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Trans fats

Trans fat restriction in Denmark offers success story for similar initiative in New York City

Tuesday, October 17, 2006 by: Ben Kage
Tags: trans fats, hydrogenated oils, food ingredients

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(NewsTarget) Two years ago, authorities in Denmark made it illegal to produce food with more than 2 percent trans fats, imposing hefty fines and even prison terms against violators, and consumers have said that foods are not poorer for it.

This notion dashes the claims of food producers who claim that removing the ingredient will change certain tastes and textures that consumers love. Trans fatty acids have been shown to lower HDL (good) cholesterol while simultaneously increasing LDL (bad) cholesterol, and less than five grams a day has been linked to a 25 percent increase in heart disease risk.

"No other fat at these low levels of intake, has such harmful effects," said Dr. Dariush Mozaffarian, a cardiologist at Harvard's School of Public Health.

So far, Denmark is the only country to impose a stringent restriction on trans fat. The government said the reasoning was that people don't think about trans fats when they are hungry, and restricting it at the production level means that consumers don't have to keep an eye on their foods' ingredients.

"We wanted to protect people so that they would not even have to know what trans fat was," said Dr. Steen Stender, a leading Danish food expert who lobbied for the anti-trans-fat law alongside colleagues.

Along with food producer's taste and texture concerns, some members of the European Union felt the law would impose an unfair trade restriction, but the law passed regardless.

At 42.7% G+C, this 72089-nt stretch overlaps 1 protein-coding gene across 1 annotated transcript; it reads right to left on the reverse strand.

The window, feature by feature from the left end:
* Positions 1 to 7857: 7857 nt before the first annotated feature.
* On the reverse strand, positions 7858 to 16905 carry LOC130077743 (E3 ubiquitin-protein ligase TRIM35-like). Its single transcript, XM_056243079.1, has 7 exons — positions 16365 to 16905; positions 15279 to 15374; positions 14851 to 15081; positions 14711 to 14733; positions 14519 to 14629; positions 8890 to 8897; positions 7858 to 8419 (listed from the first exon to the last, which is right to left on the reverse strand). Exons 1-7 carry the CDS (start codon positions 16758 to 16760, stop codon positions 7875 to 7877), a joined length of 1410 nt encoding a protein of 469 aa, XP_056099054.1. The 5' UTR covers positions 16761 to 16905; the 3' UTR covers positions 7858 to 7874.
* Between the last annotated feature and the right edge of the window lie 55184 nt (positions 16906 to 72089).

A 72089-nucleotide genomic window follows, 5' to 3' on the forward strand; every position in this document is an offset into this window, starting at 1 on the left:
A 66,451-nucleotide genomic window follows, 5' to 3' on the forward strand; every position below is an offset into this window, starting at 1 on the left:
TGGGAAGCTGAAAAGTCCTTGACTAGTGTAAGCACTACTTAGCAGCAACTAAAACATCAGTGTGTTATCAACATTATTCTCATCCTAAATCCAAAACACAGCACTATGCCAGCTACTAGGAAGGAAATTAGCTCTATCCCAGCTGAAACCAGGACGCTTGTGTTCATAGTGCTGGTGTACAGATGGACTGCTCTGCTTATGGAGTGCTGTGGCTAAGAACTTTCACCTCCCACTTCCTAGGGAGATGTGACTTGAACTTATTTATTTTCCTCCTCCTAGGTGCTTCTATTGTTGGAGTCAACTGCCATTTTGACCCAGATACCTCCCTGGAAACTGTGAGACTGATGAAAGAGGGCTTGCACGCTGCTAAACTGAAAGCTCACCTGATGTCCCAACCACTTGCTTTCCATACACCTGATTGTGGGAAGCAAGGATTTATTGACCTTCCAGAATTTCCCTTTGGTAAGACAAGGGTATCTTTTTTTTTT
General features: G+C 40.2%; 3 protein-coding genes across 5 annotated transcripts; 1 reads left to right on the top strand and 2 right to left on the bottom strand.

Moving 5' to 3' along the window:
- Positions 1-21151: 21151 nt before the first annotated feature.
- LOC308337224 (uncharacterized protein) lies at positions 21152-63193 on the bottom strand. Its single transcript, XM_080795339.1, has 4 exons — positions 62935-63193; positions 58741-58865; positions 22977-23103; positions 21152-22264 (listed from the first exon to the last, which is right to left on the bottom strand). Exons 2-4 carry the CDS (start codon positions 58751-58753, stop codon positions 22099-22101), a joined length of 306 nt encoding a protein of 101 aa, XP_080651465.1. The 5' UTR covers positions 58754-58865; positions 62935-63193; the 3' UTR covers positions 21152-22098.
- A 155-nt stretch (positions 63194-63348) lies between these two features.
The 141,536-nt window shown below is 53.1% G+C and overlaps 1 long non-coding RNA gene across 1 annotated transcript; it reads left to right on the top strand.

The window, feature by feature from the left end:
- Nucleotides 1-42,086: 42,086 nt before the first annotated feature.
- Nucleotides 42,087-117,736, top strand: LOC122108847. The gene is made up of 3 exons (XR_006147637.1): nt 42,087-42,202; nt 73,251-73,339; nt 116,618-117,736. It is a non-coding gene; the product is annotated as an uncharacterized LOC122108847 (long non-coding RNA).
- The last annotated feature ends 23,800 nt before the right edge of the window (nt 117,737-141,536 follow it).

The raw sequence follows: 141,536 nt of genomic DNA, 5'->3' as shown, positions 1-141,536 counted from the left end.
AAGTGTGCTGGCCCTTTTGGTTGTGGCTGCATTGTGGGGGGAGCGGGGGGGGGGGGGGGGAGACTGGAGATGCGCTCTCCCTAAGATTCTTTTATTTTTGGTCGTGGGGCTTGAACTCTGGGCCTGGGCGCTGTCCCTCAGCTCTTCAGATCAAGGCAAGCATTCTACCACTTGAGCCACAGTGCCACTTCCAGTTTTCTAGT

"There's no reason it cannot be done elsewhere," Stender said. "If you removed trans fat from the planet, the only people who would feel the difference are the people who sell the trans fat."

Currently, the New York Department of Health has proposed a ban on the ingredient in foods sold within the city, but food lobbies are opposing the ban, claiming that small amounts of the ingredient are not harmful. At least one natural health author disagrees, and said that New York should look to Denmark's restriction as an example.

"Denmark's ban on hydrogenated oils was a resounding success," said Mike Adams, author of Poison In the Food," a report on the health dangers of hydrogenated oils. "It goes to demonstrate that when a city or nation wants to protect its population from this dietary poison, the transition away from trans fats is smooth and easy to accomplish.

"The food industry, which is fighting this ban, tries to portray it as extremely disruptive and complicated. In reality, the industry just doesn't want to go through the effort of reformulating its products," Adams said. "It would rather subject consumers to another decade of dietary poisons than spend a little money and effort makings its products safer for everyone."

While two years is not long enough to register how the trans fat restriction has affected the health of Denmark's populace, the health ministry reports that cardiovascular disease has dropped 20 percent since 2001. Other countries that are regulating food and tobacco industries, and emphasizing the need for exercise are seeing similar results.

Although Denmark's obesity rate continues to climb, it is still one of the lowest in the world at just 11.4 percent of the population in 2005, compared to 23 percent of the population in Britain. In Hungary and Bulgaria, among other countries that have no programs in place to limit trans fat, heart disease rates continue to rise.


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